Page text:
Employers need to have effective methods in place to measure the impact and success of their workplace learning and development programmes.
Ongoing employee learning and development can be a key contributor to the overall success of an organisation. As well as driving the company forward by equipping its workforce with new skills and knowledge, it can reduce staff turnover by helping people to feel happier in their jobs.
By introducing a dedicated learning management system (LMS), employers can maximise the chances of their investment in training delivering results. An LMS provides valuable structure for development programmes, but also allows the organisation to measure the effectiveness of its overall strategy.
Employee engagement, team effectiveness and staff turnover are some of the most powerful and reliable indicators of how big an impact workplace learning is having.
Workforce training schemes should be driven by a clear and carefully thought-out strategy. Getting these plans in place first will help to ensure that there is a distinct purpose behind the training that feeds into the organisation's overriding goals and long-term strategic ambitions. Problems the company has experienced in the past, or areas where clear improvement is required, could help to inform the strategy.
Learning and development plans should also be organised around criteria to define success. These benchmarks can provide crucial insights into whether workforce training is helping the organisation to reach its goals and delivering satisfactory return on investment (ROI).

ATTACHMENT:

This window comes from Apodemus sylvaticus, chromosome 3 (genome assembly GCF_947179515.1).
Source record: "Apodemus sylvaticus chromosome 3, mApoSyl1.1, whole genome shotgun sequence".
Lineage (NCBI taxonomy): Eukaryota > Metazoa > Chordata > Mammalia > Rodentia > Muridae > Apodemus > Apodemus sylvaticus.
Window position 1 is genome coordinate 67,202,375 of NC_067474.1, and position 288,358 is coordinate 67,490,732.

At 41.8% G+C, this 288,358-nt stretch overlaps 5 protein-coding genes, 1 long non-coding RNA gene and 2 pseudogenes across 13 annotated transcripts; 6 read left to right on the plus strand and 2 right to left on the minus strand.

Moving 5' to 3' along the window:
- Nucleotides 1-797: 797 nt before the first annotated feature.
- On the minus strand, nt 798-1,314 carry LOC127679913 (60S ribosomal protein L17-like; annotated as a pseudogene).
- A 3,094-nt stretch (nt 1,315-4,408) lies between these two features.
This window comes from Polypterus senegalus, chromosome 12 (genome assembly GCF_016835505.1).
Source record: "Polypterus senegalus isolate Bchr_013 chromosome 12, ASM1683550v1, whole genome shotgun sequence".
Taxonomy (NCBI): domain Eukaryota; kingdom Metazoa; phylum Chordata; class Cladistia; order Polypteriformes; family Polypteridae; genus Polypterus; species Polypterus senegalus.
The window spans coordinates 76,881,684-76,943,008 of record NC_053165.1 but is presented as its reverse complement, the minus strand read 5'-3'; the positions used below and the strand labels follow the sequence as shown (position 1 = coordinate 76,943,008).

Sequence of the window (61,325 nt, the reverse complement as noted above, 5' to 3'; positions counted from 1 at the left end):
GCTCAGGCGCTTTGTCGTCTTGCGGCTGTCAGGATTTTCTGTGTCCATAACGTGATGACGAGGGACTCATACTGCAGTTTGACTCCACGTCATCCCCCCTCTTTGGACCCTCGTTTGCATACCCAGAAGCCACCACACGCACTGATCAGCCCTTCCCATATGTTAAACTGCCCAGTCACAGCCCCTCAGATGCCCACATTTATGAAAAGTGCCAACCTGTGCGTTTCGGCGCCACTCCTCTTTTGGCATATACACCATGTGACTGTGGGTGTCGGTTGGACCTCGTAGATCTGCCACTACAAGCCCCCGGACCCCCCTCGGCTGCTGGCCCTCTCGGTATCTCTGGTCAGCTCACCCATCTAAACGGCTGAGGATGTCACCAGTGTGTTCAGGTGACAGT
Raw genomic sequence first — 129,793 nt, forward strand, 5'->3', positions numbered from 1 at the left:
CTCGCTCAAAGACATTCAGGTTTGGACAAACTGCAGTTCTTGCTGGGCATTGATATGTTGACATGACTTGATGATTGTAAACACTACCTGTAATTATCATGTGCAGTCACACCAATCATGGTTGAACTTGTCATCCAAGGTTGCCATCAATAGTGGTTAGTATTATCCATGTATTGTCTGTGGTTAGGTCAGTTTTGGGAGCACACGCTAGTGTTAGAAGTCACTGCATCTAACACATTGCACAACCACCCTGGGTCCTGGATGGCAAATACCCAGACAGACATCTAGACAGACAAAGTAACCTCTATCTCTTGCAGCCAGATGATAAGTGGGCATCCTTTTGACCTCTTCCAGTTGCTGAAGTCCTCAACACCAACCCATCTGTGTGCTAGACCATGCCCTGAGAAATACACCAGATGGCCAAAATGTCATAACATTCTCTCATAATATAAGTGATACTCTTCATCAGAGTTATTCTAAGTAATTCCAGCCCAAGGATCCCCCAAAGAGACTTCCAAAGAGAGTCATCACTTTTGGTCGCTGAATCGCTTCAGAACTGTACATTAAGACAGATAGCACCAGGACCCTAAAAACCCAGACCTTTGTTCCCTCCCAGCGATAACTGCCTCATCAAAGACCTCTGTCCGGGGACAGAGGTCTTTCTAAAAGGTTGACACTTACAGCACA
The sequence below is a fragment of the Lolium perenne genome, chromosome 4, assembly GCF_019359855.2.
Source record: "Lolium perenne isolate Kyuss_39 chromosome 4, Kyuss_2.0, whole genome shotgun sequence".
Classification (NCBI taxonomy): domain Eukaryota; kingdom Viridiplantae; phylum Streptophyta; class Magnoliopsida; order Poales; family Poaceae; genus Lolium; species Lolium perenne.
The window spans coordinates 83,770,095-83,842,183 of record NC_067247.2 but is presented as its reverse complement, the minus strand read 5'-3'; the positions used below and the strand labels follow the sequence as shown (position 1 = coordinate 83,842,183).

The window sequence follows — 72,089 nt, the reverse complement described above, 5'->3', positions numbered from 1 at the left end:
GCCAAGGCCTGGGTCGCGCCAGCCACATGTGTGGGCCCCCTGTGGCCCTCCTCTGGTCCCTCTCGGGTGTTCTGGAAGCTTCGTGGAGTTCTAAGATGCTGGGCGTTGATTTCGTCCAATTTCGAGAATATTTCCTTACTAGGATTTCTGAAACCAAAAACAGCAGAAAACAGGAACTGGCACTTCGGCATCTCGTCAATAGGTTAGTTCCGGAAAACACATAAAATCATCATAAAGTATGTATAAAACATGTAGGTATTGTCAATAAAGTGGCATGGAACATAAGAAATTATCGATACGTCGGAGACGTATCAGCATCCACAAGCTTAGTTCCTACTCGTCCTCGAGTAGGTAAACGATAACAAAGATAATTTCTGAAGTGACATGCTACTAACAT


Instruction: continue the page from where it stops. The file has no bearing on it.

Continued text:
By regularly returning to these success criteria over a set period of time, the company can build up an idea of whether its learning and development strategy is functioning well, or if there are changes required in how training is planned, designed and delivered.
Having the appropriate metrics in place to regularly measure performance and success is extremely important in practically all areas of business. It is one of the best ways to evaluate your methods and to ensure the organisation is achieving satisfactory ROI.
When you come to measure the impact of your learning and development efforts, levels of employee engagement and motivation can be much more telling than simpler metrics such as the number of people who finished a course or how much they enjoyed it. People who come out of training programmes feeling informed, inspired and ready to work are likely to make a valuable contribution to the organisation in the long term.
Tracking individual performance, team results, staff retention and revenue growth can also offer some useful insights as the company seeks to assess the impact its learning and development initiatives are having on workers, teams and the company as a whole. Results in these areas can be measured against objectives established as part of the overall learning and development strategy.
Learning and development strategy should not be viewed as something that is set in stone, but rather as a fluid, flexible concept that can be adjusted over time to reflect the wider business environment. Business challenges and ambitions will inevitably change as the organisation grows and evolves, so training methods must adapt as well.
The team responsible for executing the learning and development plan and delivering training should be given the ability to regularly re-evaluate their strategy and the time required to keep up with the latest thinking in this particular area of business.
Furthermore, keeping training programmes relevant and fresh will help to ensure that people are always learning new things - regardless of how long they have been in the workforce - and are fully equipped to meet the newest challenges in their job.
This dynamic approach to learning and development, combined with the identification and application of the strongest metrics to measure success, can help to ensure that your organisation is getting the best out of its workers and laying the foundations for long-term success.